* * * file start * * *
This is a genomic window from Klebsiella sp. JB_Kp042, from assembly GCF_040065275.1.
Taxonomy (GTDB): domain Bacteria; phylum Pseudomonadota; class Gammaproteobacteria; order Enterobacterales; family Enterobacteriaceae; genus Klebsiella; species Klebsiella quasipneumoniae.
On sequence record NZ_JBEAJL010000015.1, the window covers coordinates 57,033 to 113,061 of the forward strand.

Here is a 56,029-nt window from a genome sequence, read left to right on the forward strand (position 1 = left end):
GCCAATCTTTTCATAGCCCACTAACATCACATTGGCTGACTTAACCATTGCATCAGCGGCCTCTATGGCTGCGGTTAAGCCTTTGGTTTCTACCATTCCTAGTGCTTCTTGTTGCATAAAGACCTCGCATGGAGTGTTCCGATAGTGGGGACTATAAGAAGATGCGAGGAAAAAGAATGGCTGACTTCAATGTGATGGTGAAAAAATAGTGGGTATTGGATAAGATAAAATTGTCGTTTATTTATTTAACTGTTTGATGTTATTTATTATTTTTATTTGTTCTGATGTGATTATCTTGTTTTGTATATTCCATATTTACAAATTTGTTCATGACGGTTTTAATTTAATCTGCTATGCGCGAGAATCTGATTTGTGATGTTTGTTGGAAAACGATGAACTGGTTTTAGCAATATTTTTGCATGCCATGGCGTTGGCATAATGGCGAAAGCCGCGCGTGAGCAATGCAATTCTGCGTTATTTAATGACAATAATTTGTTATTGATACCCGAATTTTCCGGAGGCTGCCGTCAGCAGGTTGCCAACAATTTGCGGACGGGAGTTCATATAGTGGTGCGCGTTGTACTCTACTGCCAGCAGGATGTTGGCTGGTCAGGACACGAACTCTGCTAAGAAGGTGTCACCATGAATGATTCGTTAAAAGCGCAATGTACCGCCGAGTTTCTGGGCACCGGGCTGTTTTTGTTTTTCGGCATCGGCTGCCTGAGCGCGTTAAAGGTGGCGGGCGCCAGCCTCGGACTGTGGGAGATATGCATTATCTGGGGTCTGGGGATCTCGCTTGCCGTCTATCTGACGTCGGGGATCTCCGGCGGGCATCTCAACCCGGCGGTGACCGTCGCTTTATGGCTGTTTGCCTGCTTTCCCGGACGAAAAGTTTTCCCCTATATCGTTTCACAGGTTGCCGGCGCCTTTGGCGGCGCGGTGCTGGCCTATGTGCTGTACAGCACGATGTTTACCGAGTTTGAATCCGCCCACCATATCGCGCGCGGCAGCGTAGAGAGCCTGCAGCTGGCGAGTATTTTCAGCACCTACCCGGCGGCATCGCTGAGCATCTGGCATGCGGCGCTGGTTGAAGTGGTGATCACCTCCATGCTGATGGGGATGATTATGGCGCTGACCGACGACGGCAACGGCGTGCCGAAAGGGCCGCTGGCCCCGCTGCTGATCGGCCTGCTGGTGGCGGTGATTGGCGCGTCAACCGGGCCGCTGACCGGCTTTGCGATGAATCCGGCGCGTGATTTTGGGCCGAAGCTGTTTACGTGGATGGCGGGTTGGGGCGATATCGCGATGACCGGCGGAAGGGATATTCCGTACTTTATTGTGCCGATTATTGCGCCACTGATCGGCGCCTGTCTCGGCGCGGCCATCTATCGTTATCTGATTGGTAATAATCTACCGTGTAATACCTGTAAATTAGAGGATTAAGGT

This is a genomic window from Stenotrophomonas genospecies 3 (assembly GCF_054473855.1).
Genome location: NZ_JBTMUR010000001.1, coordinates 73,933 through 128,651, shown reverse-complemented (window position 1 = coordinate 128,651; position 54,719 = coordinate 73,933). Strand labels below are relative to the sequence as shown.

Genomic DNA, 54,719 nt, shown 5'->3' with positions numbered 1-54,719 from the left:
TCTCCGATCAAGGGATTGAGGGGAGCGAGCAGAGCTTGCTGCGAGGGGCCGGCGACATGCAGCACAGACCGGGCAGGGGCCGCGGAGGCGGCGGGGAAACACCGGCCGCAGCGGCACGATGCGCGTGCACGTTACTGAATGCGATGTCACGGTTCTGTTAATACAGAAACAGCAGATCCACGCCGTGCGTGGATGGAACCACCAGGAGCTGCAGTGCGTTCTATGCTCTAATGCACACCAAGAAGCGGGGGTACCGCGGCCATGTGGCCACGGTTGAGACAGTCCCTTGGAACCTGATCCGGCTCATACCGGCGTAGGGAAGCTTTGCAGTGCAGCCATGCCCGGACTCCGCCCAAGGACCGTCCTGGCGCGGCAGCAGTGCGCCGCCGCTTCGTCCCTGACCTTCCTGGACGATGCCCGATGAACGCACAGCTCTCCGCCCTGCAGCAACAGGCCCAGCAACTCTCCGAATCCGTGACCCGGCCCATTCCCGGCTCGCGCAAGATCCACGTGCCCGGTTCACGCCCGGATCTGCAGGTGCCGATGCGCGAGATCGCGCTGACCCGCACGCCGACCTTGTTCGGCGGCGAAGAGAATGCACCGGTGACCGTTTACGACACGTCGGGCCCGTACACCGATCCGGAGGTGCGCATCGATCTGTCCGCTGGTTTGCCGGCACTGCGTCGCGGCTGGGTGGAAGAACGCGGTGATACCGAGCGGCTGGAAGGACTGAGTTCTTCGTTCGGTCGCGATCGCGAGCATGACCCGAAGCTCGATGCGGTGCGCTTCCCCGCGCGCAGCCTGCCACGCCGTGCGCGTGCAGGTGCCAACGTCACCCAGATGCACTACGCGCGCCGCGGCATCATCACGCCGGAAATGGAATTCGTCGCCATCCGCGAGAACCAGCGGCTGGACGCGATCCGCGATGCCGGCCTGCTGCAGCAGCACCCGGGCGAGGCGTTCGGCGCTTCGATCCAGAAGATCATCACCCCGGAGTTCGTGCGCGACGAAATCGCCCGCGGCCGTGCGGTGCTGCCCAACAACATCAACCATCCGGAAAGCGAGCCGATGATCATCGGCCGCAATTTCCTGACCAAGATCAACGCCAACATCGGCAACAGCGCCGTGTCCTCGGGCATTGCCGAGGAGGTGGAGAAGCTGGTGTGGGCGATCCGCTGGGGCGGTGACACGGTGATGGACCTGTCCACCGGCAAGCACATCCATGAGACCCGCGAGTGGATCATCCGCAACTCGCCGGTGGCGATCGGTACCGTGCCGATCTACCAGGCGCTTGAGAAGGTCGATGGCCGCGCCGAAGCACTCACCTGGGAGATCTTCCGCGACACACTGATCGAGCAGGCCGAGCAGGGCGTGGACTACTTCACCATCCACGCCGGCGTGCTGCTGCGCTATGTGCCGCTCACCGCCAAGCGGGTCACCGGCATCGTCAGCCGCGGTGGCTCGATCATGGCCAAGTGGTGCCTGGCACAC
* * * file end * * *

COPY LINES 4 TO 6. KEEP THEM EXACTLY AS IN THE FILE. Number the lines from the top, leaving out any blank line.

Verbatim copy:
Here is a 56,029-nt window from a genome sequence, read left to right on the forward strand (position 1 = left end):
GCCAATCTTTTCATAGCCCACTAACATCACATTGGCTGACTTAACCATTGCATCAGCGGCCTCTATGGCTGCGGTTAAGCCTTTGGTTTCTACCATTCCTAGTGCTTCTTGTTGCATAAAGACCTCGCATGGAGTGTTCCGATAGTGGGGACTATAAGAAGATGCGAGGAAAAAGAATGGCTGACTTCAATGTGATGGTGAAAAAATAGTGGGTATTGGATAAGATAAAATTGTCGTTTATTTATTTAACTGTTTGATGTTATTTATTATTTTTATTTGTTCTGATGTGATTATCTTGTTTTGTATATTCCATATTTACAAATTTGTTCATGACGGTTTTAATTTAATCTGCTATGCGCGAGAATCTGATTTGTGATGTTTGTTGGAAAACGATGAACTGGTTTTAGCAATATTTTTGCATGCCATGGCGTTGGCATAATGGCGAAAGCCGCGCGTGAGCAATGCAATTCTGCGTTATTTAATGACAATAATTTGTTATTGATACCCGAATTTTCCGGAGGCTGCCGTCAGCAGGTTGCCAACAATTTGCGGACGGGAGTTCATATAGTGGTGCGCGTTGTACTCTACTGCCAGCAGGATGTTGGCTGGTCAGGACACGAACTCTGCTAAGAAGGTGTCACCATGAATGATTCGTTAAAAGCGCAATGTACCGCCGAGTTTCTGGGCACCGGGCTGTTTTTGTTTTTCGGCATCGGCTGCCTGAGCGCGTTAAAGGTGGCGGGCGCCAGCCTCGGACTGTGGGAGATATGCATTATCTGGGGTCTGGGGATCTCGCTTGCCGTCTATCTGACGTCGGGGATCTCCGGCGGGCATCTCAACCCGGCGGTGACCGTCGCTTTATGGCTGTTTGCCTGCTTTCCCGGACGAAAAGTTTTCCCCTATATCGTTTCACAGGTTGCCGGCGCCTTTGGCGGCGCGGTGCTGGCCTATGTGCTGTACAGCACGATGTTTACCGAGTTTGAATCCGCCCACCATATCGCGCGCGGCAGCGTAGAGAGCCTGCAGCTGGCGAGTATTTTCAGCACCTACCCGGCGGCATCGCTGAGCATCTGGCATGCGGCGCTGGTTGAAGTGGTGATCACCTCCATGCTGATGGGGATGATTATGGCGCTGACCGACGACGGCAACGGCGTGCCGAAAGGGCCGCTGGCCCCGCTGCTGATCGGCCTGCTGGTGGCGGTGATTGGCGCGTCAACCGGGCCGCTGACCGGCTTTGCGATGAATCCGGCGCGTGATTTTGGGCCGAAGCTGTTTACGTGGATGGCGGGTTGGGGCGATATCGCGATGACCGGCGGAAGGGATATTCCGTACTTTATTGTGCCGATTATTGCGCCACTGATCGGCGCCTGTCTCGGCGCGGCCATCTATCGTTATCTGATTGGTAATAATCTACCGTGTAATACCTGTAAATTAGAGGATTAAGGT

This is a genomic window from Stenotrophomonas genospecies 3 (assembly GCF_054473855.1).